Simon Mathe, left. Picture: BUSINESS DAY/PUXLEY MAKGATHO
Simon Mathe, left. Picture: BUSINESS DAY/PUXLEY MAKGATHO

The South African Municipal Workers Union (Samwu) has described the City of Johannesburg’s decision to disconnect electricity in its offices as an act of destabilisation .

The city issued a statement on Friday confirming that it had disconnected services at Samwu’s head office in Johannesburg, saying it was owed a total of R1.2m for electricity, water, sewer, rates and refuse.

Samwu and the city have been engaged in a protracted battle that dates back years over a number of issues, with relations appearing to have worsened since the city withheld the union’s subscription fees at the height of Samwu infighting in 2017.

The union’s general secretary, Simon Mathe, said the city’s move to disconnect services was spurred on by a court order granted to Samwu allowing it to attach R1.6m from the city’s accounts.

A labour court found in favour of a dismissed employee, who is also a Samwu member, and ordered his reinstatement and the financial settlement. The city failed to abide by the order, forcing the union to resort to the sheriff of court to have the order complied with. 

Mathe has also rejected the city’s claim that Samwu owed R1.2m for services, saying that the union was in arrears for just more than R38,000.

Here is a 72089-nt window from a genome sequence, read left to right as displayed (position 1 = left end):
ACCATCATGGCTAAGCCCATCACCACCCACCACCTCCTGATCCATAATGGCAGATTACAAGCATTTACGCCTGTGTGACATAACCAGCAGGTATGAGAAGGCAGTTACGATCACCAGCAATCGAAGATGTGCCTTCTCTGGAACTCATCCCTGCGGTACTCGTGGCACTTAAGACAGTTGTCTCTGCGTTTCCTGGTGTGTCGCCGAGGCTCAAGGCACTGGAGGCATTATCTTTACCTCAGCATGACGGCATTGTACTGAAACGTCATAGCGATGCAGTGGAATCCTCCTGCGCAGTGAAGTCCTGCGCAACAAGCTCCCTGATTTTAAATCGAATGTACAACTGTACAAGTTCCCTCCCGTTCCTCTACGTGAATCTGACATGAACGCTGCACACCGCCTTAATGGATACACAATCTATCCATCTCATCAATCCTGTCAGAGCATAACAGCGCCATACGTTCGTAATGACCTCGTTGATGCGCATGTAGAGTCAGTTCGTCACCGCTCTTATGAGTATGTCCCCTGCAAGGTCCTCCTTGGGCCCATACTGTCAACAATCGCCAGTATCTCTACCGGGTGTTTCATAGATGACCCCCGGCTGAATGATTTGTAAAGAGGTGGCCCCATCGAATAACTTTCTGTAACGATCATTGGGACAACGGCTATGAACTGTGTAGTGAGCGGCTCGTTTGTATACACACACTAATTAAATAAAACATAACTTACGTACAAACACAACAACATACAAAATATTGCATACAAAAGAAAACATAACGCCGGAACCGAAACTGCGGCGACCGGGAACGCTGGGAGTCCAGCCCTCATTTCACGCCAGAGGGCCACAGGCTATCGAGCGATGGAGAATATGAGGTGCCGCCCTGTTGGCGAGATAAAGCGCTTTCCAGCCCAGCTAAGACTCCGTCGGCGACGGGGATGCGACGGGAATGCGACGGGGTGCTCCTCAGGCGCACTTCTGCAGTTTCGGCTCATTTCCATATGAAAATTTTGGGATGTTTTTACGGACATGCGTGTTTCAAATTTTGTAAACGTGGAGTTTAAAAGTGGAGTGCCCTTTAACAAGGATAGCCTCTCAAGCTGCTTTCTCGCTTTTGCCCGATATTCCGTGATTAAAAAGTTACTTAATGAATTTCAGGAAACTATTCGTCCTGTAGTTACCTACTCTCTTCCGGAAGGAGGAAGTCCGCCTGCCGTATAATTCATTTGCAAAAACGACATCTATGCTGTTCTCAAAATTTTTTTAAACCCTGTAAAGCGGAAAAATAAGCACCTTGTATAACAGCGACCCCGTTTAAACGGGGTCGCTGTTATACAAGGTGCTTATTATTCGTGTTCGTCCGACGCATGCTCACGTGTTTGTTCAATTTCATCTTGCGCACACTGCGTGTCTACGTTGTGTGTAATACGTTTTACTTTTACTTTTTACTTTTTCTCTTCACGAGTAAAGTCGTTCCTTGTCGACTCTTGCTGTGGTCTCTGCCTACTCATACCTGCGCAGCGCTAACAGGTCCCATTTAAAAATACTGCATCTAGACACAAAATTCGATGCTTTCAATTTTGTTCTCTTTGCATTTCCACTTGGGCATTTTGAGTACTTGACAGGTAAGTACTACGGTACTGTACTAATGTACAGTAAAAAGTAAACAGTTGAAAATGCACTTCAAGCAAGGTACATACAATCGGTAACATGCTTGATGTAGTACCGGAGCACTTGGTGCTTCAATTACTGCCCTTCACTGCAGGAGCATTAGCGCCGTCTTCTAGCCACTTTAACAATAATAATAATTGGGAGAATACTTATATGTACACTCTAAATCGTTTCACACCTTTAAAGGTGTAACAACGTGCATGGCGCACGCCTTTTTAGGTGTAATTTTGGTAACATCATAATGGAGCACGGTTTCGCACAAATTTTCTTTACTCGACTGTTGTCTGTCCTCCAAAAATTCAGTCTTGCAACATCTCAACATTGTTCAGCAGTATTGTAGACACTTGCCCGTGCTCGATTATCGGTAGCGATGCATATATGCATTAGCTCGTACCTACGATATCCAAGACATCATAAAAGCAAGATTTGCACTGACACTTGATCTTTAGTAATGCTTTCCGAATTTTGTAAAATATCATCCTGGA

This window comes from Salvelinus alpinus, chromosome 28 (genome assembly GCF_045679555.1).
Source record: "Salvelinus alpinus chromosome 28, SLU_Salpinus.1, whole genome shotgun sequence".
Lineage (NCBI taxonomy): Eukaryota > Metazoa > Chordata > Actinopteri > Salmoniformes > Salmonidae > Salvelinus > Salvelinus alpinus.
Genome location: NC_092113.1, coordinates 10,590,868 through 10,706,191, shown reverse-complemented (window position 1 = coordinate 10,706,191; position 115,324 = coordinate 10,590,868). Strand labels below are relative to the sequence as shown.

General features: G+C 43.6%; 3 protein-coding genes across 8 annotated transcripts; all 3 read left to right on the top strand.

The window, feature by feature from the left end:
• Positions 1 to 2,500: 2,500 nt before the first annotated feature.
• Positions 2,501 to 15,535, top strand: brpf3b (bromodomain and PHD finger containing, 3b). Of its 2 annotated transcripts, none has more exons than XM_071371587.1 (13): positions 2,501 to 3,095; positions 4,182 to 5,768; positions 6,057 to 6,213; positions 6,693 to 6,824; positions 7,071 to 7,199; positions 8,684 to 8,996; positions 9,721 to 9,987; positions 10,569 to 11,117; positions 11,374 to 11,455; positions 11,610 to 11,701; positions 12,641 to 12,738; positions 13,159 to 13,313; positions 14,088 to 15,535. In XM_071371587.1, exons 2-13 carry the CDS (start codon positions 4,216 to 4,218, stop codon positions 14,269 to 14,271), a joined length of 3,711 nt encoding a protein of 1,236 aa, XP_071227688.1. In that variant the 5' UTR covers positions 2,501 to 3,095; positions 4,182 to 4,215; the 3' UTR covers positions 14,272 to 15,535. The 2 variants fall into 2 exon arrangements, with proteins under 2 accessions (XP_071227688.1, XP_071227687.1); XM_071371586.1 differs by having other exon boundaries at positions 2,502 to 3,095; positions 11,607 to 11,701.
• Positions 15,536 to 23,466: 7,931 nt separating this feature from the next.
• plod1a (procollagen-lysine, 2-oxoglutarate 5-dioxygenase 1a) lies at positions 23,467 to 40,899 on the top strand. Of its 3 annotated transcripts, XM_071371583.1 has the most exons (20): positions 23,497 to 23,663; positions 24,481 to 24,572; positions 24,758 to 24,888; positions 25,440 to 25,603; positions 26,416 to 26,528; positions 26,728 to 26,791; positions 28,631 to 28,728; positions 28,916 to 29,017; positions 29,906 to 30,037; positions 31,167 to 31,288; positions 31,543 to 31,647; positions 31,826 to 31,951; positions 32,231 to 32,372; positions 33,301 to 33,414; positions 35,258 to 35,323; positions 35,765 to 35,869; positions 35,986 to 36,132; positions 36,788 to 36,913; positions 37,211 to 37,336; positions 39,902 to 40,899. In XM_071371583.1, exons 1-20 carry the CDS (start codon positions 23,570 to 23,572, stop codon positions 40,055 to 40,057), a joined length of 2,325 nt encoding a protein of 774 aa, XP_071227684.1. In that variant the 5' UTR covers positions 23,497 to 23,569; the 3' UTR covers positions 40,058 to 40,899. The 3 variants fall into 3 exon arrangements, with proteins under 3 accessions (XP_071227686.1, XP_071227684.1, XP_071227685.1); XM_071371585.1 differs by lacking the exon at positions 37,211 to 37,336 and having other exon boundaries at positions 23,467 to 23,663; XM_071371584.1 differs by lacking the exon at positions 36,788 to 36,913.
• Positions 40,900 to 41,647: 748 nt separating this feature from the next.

Business Day has seen an invoice addressed to Samwu from the city showing that the total due for the services was R38,411.

“We will not be deterred by cowardice move by the city. We, in fact, will be approaching the courts on an urgent basis to compel the city to restore electricity at our head offices. Such illegal moves by the city will not deter us from servicing our members with diligence and forcing the city to pay where needs be,” Mathe said.

But the city’s version differed.

“The city’s records show that Samwu was issued with a pre-termination notice in December 2018, which was ignored. Samwu owes the City a total of about R1.2m for electricity, water, sewerage, rates and refuse.

“By not paying for municipal services, it ultimately disadvantages the same workers it aims to represent. This also reduces the City’s ability to draw revenue that can be used to deliver quality services to households across the city,”  member of the mayoral committee for finance Funzela Ngobeni said in a statement.